[K12OSN] upgrading k12ltsp

Eric Harrison eharrison at mail.mesd.k12.or.us
Sun Dec 18 20:31:34 UTC 2005

On Sun, 18 Dec 2005, Carl Keil wrote:

> This has me wondering.  Are people actually getting away with booting off the 
> first CD and selecting "upgrade"?  I thought a clean install was really the 
> only way to upgrade - that actual "upgrading" was a sure trip to trouble.  I 
> would soooo like to take the easy way out on this if there's a 90% chance of 
> it working.

There is a 90% chance of it working.  I have about a 100 servers I
maintain, I am constantly doing upgrades.

My recomendation is to do a full back up. *Always* do a full backup (and
test it) before doing an sort of major change to a server.

If you are confident that you have a full, tested backup, you should
feel confident in trying out different ways to upgrade. Worse case you
just restore back to the original state.

The cleanest way to do an upgrade, as others have noted, is just do a
fresh install, re-install your custom applications, and restore your
user data (which you have on a seperate drive, so that is already done).

But with Linux, it is possible to get the equivient by slapping in
the install CD and selecting "upgrade". After the upgrade is done,
I run:

 	yum upgrade

to pull down all of the updated packages (CD are *always* out of date)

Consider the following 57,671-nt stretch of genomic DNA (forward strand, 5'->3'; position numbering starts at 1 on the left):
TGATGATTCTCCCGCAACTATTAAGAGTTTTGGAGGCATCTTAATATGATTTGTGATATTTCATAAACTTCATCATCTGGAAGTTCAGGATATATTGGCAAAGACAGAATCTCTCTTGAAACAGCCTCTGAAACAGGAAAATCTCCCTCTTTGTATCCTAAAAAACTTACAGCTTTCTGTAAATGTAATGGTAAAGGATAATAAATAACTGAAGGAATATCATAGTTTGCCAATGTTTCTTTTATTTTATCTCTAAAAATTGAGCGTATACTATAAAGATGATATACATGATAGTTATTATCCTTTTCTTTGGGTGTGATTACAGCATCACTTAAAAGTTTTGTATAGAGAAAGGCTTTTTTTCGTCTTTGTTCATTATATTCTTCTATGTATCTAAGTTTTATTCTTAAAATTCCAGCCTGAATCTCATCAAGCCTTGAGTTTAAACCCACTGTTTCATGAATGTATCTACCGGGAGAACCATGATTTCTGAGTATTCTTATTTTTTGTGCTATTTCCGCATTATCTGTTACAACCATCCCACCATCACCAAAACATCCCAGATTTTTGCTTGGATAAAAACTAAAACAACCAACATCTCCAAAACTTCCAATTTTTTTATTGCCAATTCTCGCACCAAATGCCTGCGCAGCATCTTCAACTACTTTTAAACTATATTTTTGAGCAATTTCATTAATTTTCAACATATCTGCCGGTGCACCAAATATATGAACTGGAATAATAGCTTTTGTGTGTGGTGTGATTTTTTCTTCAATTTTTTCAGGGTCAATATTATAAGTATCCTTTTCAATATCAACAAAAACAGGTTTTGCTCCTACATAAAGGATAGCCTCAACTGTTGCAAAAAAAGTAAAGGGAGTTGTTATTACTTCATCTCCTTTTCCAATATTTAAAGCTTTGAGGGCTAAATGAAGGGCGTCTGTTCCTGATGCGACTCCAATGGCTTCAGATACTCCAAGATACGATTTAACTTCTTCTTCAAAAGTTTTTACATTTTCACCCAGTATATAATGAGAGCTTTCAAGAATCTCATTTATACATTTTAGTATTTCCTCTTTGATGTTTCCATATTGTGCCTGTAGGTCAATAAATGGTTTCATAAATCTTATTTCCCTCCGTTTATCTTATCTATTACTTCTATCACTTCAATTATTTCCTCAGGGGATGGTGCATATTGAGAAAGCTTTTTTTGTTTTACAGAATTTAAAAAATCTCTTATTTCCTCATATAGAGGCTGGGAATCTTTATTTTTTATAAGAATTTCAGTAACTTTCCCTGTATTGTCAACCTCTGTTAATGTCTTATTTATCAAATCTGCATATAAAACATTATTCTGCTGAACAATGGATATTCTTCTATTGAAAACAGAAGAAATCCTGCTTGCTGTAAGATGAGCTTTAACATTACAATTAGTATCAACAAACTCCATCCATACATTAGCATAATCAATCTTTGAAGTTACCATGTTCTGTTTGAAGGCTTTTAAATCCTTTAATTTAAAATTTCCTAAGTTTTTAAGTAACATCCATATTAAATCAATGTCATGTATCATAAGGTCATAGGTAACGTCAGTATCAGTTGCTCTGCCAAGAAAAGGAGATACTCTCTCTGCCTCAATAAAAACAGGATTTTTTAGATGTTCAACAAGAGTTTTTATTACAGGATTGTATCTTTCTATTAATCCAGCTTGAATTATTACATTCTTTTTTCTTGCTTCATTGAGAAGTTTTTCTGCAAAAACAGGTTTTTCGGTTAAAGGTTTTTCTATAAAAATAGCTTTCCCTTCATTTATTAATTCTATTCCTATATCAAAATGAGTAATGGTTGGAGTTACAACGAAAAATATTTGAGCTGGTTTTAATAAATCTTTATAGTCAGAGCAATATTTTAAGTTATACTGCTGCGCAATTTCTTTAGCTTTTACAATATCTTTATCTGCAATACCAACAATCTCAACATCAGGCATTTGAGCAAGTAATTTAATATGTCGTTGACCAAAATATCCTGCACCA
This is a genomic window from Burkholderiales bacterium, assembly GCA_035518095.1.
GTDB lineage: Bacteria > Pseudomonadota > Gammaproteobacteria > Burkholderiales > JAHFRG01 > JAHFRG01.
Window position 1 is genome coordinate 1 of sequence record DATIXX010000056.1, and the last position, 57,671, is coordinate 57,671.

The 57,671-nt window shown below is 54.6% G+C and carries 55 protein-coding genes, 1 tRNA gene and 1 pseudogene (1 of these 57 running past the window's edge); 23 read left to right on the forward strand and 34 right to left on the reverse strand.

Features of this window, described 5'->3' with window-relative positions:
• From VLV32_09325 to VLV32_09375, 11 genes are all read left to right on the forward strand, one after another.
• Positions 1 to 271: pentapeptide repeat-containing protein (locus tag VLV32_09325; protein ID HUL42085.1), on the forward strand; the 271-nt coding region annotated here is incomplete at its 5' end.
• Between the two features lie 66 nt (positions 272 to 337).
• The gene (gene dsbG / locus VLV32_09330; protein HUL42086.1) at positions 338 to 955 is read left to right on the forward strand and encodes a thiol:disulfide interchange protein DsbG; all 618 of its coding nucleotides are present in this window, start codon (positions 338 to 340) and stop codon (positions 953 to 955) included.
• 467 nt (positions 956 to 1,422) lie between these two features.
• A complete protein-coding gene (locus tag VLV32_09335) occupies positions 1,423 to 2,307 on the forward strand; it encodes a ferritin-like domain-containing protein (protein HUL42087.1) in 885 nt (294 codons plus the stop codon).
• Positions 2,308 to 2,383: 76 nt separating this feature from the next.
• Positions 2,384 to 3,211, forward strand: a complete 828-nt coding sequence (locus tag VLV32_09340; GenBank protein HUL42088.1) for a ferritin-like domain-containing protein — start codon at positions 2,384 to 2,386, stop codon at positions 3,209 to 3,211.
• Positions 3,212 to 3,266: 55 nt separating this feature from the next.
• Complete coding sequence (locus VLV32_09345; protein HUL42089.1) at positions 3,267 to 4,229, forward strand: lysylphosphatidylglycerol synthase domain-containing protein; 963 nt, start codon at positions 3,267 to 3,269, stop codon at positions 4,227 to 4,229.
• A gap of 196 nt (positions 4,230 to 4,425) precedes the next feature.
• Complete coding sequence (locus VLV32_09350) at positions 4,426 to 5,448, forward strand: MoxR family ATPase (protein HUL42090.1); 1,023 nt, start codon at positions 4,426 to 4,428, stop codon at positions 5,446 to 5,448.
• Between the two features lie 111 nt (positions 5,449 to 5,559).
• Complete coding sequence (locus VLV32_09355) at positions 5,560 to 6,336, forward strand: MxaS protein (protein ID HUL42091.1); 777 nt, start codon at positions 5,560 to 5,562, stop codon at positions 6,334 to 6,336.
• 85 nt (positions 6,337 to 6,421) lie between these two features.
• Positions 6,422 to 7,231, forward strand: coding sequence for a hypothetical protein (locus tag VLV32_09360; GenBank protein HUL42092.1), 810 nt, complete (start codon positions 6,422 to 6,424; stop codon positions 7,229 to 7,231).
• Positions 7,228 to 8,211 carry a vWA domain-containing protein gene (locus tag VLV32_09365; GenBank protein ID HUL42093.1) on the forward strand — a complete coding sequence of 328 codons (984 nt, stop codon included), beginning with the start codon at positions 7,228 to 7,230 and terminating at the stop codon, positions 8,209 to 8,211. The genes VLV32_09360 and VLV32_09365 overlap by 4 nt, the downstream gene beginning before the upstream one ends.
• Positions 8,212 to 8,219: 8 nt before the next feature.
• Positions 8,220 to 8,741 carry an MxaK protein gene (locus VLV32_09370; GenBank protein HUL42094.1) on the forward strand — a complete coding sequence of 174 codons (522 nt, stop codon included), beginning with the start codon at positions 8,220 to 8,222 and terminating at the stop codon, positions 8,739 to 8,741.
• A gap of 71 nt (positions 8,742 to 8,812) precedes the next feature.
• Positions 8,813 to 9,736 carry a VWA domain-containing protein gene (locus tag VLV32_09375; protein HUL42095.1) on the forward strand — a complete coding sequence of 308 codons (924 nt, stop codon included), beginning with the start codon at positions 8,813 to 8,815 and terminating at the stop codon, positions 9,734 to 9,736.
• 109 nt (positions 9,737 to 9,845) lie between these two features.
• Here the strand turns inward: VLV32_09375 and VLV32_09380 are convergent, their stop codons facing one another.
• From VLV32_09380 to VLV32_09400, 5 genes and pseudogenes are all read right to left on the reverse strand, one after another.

and any third-party repository packages that can be upgraded.

I then run:

 	yum list extras

This will list packages that are NOT in any of your repositories. I
then figure out whether or not these extra packages are ok, need a
new version downloaded and installed, or just simply removed.

Finally, I test everything.

Whether or not doing a fresh install or an upgrade is easier or quicker
depends on the state of the system. If you have a plain vanillia
install that has not had extensive modifications, an upgrade should
be trivial. Of course, if you have a plain vanillia install that has
not had extensive modifications, it should also be trivial to do
a fresh install and restore the user data.

If you have a ton of modifications to the base packages, but not a
lot of third-party packages added, an upgrade is likely to be easier.
Many, if not most, of the modifications will be retained.

If you have a ton of third-party software installed, especially if they
are not packaged (i.e. you installed from source), then a fresh install
can be the easier route.


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